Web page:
After investing considerable time and effort into promoting his memoir, “Straight Shooter,” Stephen A. Smith was frustrated to encounter allegations that the book is a fabrication.
Throughout the past year, Smith embarked on an extensive media tour to promote his memoir. Recently, rumors have circulated about the veracity of some of the book’s content, likely sparked by a column written by Jason Whitlock for The Blaze, titled, “Does Katt Williams’ interview expose Stephen A. Smith as a fraud?”
“Some people are lying and actually putting out there that I didn’t write my book,” Smith stated emphatically. “I can assure you, so help me God, I wrote my book. It’s my memoir. It’s my life story. I wasn’t leaving that in the hands of other people. So, people who say that, it’s just lies.”
Smith’s co-hosts on “First Take,” Molly Qerim and Shannon Sharpe, swiftly defended the ESPN star, asserting that he shouldn’t be bothered by critics and is “better than that.”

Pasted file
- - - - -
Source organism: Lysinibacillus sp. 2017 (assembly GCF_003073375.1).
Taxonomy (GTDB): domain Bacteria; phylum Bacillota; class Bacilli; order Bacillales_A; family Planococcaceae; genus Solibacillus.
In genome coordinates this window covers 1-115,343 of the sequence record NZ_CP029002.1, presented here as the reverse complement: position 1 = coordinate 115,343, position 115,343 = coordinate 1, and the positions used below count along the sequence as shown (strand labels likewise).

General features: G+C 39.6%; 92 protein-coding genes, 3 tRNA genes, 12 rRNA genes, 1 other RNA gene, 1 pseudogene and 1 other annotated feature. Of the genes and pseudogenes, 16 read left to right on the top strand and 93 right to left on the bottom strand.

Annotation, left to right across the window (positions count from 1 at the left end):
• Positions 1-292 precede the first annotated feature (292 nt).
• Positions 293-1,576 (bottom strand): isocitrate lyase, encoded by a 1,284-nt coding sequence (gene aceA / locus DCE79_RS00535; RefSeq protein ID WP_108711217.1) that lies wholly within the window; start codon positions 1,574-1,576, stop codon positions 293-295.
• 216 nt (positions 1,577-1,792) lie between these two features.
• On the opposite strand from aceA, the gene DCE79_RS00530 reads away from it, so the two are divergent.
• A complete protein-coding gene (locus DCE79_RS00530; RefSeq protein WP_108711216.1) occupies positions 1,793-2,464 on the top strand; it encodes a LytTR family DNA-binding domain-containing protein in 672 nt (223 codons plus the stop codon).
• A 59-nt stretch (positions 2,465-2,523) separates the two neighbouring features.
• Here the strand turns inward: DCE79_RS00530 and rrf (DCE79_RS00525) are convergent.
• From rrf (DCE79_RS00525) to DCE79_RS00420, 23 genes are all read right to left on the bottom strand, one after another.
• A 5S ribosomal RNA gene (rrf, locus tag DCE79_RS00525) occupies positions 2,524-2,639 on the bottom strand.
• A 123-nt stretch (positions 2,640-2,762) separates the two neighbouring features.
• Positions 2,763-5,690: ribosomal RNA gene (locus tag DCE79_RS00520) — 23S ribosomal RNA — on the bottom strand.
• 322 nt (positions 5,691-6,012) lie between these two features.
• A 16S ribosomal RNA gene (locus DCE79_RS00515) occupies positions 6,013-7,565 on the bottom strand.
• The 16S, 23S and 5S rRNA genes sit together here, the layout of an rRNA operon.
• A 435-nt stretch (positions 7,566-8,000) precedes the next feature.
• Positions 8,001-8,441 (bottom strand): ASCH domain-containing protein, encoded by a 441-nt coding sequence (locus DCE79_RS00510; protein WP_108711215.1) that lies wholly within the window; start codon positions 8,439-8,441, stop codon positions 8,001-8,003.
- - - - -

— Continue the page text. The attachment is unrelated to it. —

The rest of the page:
“I know exactly who you’re talking about,” Sharpe said. “Why does it bother him? You’re not gonna buy the book, you’re not gonna read the book, so why do you care?”
Assuming Sharpe is referring to Whitlock, Smith’s former ESPN colleague, Whitlock claimed in his column that he did read the book and cited discrepancies in Smith’s high school and college basketball career, attempting to challenge their accuracy. Following Katt Williams’ recent critique of the entertainment industry on Shannon Sharpe’s podcast, Whitlock labeled Smith as a “gimmick” and argued that Smith’s memoir raises more questions than answers.
Now, Stephen A. Smith is hinting at addressing the situation on his upcoming show, expressing his intent to speak his mind about Whitlock.
“Today is the day I finally speak my mind about that no good fat bastard. You know who I’m talking about. Recording now. You will want to see this.”
The two had a public feud a few months ago, with Smith referring to Whitlock as a “fat b******.” Whitlock, in response, delved into the factors that led Smith to become the face of ESPN, expressing interest in Smith’s journalistic skills and his rise to prominence in sports media.
Smith may use his podcast to address his critics and possibly defend his high school and college basketball statistics, similar to how Skip Bayless has defended his own playing career. However, Smith’s prominence at ESPN is primarily due to his entertainment value, which consistently captivates audiences.